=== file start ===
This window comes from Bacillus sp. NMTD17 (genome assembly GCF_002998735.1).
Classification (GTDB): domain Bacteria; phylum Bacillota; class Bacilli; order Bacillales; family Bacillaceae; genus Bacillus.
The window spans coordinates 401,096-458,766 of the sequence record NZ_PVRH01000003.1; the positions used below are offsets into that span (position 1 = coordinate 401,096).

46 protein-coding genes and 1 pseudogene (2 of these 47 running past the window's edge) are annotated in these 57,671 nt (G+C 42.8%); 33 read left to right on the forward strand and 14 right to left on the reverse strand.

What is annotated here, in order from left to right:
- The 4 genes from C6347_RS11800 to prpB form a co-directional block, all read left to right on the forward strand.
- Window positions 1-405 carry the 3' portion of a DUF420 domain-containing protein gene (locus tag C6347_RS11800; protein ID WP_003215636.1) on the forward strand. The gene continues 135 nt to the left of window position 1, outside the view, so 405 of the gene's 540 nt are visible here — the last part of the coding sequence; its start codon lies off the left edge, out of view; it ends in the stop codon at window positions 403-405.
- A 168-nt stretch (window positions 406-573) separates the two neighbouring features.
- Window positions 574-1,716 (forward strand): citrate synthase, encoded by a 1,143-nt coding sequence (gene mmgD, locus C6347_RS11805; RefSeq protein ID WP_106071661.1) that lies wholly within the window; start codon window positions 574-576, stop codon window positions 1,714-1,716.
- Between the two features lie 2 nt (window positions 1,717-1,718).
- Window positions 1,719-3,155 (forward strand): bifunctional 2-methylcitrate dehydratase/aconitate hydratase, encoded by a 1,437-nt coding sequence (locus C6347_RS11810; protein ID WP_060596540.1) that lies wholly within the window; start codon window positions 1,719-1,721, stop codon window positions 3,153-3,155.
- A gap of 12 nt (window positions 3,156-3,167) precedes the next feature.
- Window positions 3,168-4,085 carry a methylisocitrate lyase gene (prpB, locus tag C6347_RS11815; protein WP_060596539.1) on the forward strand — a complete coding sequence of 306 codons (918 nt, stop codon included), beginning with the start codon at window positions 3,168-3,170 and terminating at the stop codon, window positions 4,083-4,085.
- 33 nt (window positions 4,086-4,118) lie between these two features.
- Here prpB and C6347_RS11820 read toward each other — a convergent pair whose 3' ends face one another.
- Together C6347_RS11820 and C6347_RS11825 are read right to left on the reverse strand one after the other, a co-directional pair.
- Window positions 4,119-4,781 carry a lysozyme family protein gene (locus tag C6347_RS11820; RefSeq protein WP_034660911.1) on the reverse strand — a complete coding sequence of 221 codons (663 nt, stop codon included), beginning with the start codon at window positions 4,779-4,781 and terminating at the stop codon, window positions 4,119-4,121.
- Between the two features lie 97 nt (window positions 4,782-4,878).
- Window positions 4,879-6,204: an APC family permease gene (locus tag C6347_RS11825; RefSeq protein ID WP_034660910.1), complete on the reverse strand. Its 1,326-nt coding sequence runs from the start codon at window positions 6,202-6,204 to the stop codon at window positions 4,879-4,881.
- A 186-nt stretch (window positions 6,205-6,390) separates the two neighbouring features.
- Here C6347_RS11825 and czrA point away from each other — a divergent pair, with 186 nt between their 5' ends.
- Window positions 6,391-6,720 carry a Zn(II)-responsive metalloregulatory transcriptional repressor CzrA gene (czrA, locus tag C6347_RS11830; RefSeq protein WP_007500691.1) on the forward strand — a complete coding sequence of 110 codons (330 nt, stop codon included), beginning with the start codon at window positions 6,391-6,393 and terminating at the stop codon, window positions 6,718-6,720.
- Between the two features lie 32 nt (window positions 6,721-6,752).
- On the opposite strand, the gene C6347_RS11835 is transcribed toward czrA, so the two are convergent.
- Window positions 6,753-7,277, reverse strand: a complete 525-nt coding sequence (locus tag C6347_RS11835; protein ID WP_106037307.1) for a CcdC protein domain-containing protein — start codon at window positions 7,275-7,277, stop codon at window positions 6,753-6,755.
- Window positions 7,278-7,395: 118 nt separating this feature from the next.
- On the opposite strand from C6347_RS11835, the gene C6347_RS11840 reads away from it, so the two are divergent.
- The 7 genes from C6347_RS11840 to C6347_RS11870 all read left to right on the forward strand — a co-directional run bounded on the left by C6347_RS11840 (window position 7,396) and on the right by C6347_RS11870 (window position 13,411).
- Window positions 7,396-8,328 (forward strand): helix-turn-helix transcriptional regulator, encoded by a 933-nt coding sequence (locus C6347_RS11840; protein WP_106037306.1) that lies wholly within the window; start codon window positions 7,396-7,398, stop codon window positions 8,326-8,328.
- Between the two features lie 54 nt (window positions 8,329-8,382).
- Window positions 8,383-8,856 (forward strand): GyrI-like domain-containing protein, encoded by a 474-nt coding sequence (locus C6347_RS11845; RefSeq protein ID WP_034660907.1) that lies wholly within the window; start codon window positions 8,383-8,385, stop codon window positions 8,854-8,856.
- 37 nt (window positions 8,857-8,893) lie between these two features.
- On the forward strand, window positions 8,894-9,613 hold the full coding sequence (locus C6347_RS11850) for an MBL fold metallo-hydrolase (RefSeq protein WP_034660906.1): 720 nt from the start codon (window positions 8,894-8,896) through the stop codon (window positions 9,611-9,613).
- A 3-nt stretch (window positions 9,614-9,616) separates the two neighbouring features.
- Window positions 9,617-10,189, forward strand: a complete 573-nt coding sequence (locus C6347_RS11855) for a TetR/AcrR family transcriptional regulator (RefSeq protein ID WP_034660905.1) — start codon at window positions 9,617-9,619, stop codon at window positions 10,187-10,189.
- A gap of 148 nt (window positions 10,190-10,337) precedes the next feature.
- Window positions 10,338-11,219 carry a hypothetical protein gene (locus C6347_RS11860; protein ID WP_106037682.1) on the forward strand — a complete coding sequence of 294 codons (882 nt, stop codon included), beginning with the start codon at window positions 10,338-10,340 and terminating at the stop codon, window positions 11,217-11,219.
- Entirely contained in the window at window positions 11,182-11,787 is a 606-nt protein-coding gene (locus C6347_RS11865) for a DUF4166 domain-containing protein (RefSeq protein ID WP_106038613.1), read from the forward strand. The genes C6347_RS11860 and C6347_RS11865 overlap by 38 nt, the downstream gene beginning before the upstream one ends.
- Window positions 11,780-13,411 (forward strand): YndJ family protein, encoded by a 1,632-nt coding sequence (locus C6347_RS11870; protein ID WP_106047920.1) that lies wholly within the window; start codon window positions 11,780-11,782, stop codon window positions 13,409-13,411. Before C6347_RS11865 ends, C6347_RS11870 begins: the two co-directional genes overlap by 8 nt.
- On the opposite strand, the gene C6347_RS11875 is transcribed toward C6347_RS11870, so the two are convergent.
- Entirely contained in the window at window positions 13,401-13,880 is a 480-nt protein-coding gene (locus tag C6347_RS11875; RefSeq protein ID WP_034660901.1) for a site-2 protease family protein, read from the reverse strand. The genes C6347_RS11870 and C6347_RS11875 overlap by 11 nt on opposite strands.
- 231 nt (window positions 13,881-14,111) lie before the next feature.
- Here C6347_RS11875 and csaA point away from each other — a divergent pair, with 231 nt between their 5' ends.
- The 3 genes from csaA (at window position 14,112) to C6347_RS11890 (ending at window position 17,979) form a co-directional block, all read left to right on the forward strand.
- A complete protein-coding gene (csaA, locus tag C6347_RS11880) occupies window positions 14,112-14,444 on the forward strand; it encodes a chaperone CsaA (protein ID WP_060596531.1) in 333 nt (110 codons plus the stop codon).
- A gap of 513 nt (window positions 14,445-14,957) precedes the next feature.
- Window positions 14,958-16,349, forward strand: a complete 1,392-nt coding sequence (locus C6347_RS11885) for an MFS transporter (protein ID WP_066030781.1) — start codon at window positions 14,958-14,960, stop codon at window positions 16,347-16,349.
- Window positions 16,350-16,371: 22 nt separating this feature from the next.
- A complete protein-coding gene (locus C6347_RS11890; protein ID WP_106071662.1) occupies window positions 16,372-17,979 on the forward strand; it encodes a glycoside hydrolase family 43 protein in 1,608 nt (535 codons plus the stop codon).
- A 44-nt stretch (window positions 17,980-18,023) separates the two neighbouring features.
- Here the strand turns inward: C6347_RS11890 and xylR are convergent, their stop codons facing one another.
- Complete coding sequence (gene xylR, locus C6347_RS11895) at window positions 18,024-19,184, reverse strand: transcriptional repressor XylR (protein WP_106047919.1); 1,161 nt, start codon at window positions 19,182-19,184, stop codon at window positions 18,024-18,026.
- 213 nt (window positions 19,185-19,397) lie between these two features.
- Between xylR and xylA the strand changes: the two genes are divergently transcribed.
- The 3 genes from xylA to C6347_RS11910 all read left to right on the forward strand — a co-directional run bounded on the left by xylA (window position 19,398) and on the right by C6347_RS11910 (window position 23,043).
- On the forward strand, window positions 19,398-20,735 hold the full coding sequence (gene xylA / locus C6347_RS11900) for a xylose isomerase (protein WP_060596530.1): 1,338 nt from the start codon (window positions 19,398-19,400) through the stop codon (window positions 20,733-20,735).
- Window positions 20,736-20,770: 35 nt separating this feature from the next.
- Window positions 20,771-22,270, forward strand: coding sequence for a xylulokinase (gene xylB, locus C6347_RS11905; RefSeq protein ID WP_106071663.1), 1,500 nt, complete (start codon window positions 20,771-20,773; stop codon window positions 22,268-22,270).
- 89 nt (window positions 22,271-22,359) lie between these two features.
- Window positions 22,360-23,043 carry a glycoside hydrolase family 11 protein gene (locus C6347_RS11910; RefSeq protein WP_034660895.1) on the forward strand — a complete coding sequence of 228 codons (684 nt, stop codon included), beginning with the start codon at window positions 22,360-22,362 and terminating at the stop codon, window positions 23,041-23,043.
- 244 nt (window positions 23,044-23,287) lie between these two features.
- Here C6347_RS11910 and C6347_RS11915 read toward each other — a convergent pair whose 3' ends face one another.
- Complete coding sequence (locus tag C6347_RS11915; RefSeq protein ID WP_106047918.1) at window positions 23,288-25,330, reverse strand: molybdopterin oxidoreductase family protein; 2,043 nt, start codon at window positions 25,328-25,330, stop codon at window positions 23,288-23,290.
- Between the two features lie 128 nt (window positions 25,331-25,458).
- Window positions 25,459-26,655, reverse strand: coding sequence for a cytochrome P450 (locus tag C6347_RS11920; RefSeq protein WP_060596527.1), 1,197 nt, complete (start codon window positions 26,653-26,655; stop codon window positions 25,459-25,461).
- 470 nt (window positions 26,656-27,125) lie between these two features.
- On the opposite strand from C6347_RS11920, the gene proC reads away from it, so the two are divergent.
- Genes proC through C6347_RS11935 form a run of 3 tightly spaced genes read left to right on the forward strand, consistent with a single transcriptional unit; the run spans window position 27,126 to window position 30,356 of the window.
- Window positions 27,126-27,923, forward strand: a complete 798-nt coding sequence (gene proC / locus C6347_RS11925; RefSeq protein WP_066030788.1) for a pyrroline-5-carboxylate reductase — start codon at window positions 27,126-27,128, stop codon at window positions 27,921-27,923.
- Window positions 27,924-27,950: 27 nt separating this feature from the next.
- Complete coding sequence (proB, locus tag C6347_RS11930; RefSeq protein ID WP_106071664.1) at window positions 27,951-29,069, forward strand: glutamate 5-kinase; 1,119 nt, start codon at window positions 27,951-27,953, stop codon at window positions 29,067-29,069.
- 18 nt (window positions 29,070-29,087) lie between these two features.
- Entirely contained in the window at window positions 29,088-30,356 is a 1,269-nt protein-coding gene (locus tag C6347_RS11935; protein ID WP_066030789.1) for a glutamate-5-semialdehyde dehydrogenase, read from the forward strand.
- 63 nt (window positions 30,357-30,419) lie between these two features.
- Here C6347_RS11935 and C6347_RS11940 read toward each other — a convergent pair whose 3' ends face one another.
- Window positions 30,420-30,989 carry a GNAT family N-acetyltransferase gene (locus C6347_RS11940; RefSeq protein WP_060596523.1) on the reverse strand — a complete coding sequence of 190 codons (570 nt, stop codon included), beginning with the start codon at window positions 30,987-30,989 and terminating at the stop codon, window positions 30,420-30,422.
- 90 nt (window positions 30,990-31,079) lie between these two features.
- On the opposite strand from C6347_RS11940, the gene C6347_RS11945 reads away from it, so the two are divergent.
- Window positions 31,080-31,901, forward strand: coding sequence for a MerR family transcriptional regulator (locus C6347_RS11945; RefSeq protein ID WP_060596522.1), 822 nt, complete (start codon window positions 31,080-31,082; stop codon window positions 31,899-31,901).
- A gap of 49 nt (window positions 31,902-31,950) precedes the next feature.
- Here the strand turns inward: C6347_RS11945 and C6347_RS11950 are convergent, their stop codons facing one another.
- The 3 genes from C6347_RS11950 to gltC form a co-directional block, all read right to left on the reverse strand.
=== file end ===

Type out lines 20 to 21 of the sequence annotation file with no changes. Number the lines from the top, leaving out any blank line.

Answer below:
- A 186-nt stretch (window positions 6,205-6,390) separates the two neighbouring features.
- Here C6347_RS11825 and czrA point away from each other — a divergent pair, with 186 nt between their 5' ends.